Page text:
Do the math, and the difference between the slowest and fastest setups pulled from our fastest frames and wheels lists works out to just 3-4W. That won’t be noticeable by most, especially if you’re spending a good portion of your race sitting in the draft and not pushing to your very limit. When the time comes to push, 3-4W isn’t going to make or break your success.
For climbing rigs, the difference is even less remarkable. The 8 wheelsets on our fastest climbers list are separated by just 8 seconds, while the 7 frames on our fastest climbers list are separated by just 4 seconds. That 12-second difference works out to only 1-2 watts saved.
But here’s the caveat: for many racers (including myself), knowing you’re on a fast bike (even virtually) gives an important mental advantage. Even if your bike isn’t noticeably faster than the next option, if you think you’re on the fastest rig available, you don’t have that irksome “My bike is slowing me down” thought in the back of your mind.
Conclusion: experienced Zwifters with access to most or all of the fastest setups can rest assured that any of the fastest rigs will work just fine. If the mental game is important, then it’s probably worth doing a bit of research and picking the fastest frame for your course.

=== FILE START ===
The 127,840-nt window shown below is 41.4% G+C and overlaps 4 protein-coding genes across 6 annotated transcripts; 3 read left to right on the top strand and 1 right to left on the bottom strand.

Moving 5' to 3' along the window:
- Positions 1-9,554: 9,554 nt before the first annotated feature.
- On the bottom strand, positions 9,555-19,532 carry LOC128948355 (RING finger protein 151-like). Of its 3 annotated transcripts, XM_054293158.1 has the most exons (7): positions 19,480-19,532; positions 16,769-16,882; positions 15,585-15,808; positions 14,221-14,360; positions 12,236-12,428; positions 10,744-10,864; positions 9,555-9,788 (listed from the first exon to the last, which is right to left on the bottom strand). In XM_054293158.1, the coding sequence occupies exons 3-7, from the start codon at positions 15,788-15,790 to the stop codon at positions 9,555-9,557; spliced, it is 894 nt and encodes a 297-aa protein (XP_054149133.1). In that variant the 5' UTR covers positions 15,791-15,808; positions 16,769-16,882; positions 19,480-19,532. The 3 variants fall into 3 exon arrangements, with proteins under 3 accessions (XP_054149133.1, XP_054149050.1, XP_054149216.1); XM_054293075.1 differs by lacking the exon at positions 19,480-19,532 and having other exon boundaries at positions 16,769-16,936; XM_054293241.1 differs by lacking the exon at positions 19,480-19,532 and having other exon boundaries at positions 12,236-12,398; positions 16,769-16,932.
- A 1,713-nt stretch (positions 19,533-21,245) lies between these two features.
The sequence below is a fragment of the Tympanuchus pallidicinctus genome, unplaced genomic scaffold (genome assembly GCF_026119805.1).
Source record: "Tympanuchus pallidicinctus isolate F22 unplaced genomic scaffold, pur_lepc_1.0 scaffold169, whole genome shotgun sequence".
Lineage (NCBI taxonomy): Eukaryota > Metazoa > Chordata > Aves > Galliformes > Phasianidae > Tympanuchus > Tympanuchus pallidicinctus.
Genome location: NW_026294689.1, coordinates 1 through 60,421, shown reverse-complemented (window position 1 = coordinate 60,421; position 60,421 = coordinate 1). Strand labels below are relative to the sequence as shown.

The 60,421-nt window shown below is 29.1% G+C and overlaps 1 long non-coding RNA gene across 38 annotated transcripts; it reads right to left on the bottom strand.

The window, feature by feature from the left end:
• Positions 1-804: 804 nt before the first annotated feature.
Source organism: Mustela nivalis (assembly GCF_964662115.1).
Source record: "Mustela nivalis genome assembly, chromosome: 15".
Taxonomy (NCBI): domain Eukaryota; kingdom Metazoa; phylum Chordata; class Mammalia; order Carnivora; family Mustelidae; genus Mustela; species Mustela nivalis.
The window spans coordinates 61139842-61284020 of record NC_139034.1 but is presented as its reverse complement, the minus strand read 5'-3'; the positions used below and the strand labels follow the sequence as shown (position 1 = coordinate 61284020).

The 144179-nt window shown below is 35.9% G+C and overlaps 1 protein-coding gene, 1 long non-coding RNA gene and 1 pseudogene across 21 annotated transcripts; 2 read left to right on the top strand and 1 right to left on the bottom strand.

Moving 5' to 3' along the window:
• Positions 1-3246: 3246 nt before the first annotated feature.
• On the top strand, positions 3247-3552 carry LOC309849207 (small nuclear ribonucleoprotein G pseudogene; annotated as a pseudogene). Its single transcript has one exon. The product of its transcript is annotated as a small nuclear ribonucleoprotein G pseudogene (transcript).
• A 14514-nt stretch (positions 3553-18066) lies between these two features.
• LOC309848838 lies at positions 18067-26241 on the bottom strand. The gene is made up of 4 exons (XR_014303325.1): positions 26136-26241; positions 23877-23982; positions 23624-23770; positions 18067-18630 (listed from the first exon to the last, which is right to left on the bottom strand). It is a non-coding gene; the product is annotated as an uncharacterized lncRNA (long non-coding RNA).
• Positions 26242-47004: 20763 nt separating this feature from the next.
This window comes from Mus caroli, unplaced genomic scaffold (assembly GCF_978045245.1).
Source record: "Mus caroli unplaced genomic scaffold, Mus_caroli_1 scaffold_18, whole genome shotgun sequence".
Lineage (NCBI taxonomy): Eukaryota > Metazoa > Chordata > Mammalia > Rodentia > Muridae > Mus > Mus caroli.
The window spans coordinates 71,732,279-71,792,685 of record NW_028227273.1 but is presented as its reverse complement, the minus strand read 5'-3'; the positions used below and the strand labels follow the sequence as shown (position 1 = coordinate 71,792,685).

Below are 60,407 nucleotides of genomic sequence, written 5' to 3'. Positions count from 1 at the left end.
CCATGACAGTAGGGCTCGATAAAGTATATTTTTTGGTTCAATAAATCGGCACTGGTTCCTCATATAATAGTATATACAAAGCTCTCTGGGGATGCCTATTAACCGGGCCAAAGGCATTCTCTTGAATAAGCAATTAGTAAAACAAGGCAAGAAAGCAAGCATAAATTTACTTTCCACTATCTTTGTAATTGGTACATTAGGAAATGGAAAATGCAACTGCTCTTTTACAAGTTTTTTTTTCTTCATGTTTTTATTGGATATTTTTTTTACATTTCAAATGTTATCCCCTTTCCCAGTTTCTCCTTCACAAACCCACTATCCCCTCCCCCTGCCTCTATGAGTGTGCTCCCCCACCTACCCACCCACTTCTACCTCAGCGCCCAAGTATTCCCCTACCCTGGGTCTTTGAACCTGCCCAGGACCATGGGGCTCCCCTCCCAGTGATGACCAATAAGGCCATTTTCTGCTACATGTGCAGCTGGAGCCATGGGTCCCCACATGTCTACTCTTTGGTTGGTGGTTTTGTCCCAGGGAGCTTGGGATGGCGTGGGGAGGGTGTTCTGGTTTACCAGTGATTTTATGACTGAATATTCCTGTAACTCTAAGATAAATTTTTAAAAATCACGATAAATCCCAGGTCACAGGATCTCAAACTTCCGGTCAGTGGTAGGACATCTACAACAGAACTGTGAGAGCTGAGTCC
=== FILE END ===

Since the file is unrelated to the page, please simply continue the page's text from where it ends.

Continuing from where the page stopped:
TT Racers: Leave Nothing On the Table
The time trial is called “the race of truth” for good reason: you don’t get to hide in the draft.
In a typical road race, many riders spend much of the time trying to conserve their energy so they can attack (or survive!) at key pinch points. The goal of a standard road race is to be the first over the line, and often that means winners sit in the draft and wait for the right time to attack near the end of the race.
In a TT, however, your goal is speed. And only you control your speed – there is no drafting. In this scenario, you should do everything you can to maximize your speed. That means pacing smartly, but it also means picking the fastest setup.
The 6 TT frames on our fastest TT frames list are separated by 13 seconds, while the 6 wheelsets on our fastest wheelsets list are separated by 10 seconds. That’s a 23-second difference between the slowest “fast” rig and the very fastest rig in a ~50-minute flat TT race. That’s a big difference!
TT races are often decided by just a few seconds. If a different wheelset or frame can slice anything off your time, why wouldn’t you use it?
The same principle holds true in a team time trial setting. When every team member is taking turns pulling on the front, each of their bike choices matters. Think of it like this: if every rider except one in a 4-man TTT squad had the fastest bike available, and that one rider choose a rig that was 10s slower over the course of the race, that rider would cost the squad 2.5 seconds in overall time if everyone took an equal number of pulls.
Conclusion: get the fastest rig available for time trials. Anything else and you’re handing places to the competition.
Wrapping It Up
While my answer to the “Does bike choice matter?” question isn’t a simple one, hopefully it is clear enough to help Zwifters of all stripes.
In the end, bike upgrading on Zwift is similar to what we see in outdoor riding: newbies will see noticeable improvements by upgrading to even a basic race rig, expert racers won’t see much improvement at all between different high-end setups, and TT riders are smart to obsess over getting the very fastest setup.
Questions or Comments?